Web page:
The producers have said they’re not looking to do Gone With the Wind 2017. It’s not whips and plantations. It’s what they imagine a modern-day institution of slavery would look like. These four writers are at the top of their game — they can do anything they want, and this is what they feel passionately about. I’ll bet on that.
There’s currently no release date set for Confederate – it’s still very early in the writing stages – but it will only debut after Benioff and Weiss wrap up Game of Thrones, so the first half of 2019 is a safe bet. That’s a fair amount of time to make sure this is handled as correctly as they can, and I sincerely hope they use all of it. What will be interesting to see though are the viewing numbers when it does debut. Will people actively boycott or tune in to see how “bad” it could be?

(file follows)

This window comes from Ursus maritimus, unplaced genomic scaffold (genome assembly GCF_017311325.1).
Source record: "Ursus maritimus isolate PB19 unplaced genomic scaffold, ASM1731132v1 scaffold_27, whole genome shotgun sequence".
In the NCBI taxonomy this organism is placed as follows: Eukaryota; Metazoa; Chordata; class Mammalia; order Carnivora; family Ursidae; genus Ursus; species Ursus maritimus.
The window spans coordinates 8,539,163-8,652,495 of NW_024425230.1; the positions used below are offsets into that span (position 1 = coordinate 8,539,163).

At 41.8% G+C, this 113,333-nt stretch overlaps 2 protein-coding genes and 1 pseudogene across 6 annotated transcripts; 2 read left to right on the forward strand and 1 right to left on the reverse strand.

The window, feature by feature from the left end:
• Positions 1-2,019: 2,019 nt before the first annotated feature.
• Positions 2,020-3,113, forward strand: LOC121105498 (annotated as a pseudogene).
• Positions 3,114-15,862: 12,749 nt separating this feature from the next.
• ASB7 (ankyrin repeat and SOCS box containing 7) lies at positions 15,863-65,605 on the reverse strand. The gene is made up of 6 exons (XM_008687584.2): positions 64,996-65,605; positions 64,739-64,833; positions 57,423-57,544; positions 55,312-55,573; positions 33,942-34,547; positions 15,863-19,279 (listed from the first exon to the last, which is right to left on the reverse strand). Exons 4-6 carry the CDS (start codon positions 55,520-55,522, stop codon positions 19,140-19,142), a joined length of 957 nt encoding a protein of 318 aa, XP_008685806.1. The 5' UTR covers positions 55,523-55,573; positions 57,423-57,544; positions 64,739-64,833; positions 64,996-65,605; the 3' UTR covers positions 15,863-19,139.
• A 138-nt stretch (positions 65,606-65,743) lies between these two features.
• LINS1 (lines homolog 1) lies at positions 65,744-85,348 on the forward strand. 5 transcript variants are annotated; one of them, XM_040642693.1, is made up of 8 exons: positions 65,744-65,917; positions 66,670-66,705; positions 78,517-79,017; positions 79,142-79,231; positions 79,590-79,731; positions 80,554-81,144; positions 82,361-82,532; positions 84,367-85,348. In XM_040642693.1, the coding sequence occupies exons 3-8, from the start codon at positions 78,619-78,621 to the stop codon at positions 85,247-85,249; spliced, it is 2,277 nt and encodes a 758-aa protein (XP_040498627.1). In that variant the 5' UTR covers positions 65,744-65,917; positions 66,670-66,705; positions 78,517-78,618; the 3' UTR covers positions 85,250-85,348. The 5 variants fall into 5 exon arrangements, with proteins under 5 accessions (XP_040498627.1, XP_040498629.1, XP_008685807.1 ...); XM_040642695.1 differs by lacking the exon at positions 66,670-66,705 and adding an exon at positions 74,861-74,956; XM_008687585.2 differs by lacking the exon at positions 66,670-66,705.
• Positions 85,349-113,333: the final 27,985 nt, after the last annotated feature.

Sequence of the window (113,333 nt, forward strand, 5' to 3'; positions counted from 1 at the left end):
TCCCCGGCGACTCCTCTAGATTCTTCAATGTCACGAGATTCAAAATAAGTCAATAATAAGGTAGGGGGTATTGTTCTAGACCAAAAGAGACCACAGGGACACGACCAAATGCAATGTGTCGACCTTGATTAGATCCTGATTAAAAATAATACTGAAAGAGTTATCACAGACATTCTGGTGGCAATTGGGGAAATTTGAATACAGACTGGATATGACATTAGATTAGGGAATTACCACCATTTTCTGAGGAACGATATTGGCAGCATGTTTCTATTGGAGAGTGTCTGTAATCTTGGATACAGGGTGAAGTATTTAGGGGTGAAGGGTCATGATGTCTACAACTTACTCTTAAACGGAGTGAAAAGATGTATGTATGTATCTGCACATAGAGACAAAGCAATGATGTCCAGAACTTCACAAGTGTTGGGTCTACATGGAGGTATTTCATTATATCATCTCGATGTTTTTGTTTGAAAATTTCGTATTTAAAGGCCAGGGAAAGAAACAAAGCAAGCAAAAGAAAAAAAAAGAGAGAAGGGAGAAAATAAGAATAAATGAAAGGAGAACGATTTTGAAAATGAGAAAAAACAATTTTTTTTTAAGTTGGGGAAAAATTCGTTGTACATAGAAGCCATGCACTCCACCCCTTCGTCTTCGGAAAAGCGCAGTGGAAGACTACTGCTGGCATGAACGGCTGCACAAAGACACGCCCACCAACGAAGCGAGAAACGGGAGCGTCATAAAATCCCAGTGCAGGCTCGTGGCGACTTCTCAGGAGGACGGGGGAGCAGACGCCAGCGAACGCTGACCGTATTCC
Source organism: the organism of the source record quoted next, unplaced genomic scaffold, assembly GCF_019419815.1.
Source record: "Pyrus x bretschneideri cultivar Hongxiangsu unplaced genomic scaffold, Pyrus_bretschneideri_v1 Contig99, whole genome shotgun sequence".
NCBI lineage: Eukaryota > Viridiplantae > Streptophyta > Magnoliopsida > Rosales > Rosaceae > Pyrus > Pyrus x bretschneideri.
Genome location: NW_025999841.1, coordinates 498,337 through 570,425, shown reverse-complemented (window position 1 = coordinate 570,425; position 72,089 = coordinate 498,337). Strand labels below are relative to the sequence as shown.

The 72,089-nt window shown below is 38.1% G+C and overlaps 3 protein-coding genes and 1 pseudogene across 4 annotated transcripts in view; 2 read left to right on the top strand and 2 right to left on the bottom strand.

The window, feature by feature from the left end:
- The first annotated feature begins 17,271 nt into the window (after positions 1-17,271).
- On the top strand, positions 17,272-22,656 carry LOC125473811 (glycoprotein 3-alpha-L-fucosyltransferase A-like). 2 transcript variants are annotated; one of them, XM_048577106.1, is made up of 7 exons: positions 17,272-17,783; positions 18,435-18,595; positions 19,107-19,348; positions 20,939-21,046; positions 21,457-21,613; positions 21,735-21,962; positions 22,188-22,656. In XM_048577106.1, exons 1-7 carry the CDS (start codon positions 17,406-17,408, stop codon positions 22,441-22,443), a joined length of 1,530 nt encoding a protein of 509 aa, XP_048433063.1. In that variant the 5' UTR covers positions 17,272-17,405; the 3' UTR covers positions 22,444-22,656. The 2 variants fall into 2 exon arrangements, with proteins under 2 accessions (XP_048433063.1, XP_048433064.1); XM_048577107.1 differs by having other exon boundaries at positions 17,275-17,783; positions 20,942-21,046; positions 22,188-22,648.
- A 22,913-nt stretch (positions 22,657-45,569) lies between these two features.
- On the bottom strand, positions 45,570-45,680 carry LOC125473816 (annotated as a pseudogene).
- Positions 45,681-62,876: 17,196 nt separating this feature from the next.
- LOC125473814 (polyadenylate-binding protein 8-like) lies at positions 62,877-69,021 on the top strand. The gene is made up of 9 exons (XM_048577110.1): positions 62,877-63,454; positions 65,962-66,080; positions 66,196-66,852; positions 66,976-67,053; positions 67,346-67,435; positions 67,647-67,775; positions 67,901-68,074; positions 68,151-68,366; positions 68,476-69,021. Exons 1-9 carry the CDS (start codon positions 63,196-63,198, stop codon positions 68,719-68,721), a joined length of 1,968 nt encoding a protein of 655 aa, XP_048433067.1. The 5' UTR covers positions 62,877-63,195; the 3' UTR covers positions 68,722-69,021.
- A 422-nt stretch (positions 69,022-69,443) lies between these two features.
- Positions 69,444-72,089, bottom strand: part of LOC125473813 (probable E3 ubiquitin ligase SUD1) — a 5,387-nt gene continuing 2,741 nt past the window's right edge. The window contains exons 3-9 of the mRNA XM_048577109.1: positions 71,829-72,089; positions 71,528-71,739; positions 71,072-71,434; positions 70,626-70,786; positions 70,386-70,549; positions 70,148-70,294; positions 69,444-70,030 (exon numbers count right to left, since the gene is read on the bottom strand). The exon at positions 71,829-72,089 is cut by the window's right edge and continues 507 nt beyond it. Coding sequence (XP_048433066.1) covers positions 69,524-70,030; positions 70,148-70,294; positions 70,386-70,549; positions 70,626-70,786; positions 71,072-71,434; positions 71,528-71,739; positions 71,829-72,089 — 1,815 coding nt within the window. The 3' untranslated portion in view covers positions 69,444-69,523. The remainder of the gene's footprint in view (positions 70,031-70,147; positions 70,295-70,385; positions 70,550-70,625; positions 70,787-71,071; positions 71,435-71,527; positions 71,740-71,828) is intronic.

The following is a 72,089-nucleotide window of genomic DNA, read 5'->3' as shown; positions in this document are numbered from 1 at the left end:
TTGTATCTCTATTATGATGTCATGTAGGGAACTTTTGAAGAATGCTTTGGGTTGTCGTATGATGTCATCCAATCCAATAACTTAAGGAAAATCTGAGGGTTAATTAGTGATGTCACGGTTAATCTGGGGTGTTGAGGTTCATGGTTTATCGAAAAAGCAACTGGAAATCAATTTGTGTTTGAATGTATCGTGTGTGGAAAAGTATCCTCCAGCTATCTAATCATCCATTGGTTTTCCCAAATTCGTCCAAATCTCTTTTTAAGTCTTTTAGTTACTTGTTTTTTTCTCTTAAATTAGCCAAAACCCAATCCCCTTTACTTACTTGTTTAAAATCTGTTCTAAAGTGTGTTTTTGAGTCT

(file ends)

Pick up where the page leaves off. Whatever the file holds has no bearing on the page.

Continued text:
Last Updated: August 2, 2017
Alien Emperor Trevor
August 2, 2017 at 15:40
To complain about it sight unseen is silly because all you’ve heard so far is the premise, and to me it sounds interesting. It has serious potential to examine issues around race & freedom, especially on a cable channel where it doesn’t have to pull its punches.
If it’s a poor show that deals with the issues in a ham-fisted way or somehow glamourises them, go ahead, rip it to pieces. Right now, you don’t know.